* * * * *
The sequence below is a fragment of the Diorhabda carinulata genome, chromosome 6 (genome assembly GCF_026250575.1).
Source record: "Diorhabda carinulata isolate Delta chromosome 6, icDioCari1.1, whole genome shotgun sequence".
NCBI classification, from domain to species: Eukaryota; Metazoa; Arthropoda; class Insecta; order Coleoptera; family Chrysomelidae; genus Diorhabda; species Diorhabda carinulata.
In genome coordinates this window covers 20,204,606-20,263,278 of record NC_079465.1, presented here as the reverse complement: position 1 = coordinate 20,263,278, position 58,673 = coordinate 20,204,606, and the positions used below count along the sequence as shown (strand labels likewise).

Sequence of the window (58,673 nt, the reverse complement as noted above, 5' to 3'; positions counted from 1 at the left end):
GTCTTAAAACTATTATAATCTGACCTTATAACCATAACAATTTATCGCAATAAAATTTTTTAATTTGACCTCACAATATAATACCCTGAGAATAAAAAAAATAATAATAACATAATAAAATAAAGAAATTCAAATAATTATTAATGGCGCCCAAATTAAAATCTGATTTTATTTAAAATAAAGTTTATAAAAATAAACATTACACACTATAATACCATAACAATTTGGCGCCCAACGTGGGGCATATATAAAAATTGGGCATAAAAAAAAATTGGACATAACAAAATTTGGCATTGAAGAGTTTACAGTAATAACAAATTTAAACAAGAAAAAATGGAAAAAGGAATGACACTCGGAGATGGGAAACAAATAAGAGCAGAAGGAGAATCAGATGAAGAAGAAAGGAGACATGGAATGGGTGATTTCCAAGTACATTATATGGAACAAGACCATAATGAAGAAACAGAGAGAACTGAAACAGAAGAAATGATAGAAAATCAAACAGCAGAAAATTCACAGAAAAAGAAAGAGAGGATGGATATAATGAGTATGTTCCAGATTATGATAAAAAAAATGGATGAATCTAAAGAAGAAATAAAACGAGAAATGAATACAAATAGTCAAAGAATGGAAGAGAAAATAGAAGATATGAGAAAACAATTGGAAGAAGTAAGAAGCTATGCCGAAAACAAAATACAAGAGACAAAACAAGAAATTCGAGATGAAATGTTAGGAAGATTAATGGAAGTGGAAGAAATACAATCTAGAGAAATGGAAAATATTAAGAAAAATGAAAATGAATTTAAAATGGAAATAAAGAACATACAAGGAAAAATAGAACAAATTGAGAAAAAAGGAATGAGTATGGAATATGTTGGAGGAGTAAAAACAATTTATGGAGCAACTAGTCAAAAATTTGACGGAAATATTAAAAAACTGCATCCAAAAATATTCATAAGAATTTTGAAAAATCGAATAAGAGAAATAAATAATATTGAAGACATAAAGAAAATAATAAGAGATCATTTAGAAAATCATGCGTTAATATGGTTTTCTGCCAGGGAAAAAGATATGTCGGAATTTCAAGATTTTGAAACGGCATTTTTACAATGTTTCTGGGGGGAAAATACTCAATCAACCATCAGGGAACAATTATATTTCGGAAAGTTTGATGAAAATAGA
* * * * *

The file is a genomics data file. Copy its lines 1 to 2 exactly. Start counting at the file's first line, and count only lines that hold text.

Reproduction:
The sequence below is a fragment of the Diorhabda carinulata genome, chromosome 6 (genome assembly GCF_026250575.1).
Source record: "Diorhabda carinulata isolate Delta chromosome 6, icDioCari1.1, whole genome shotgun sequence".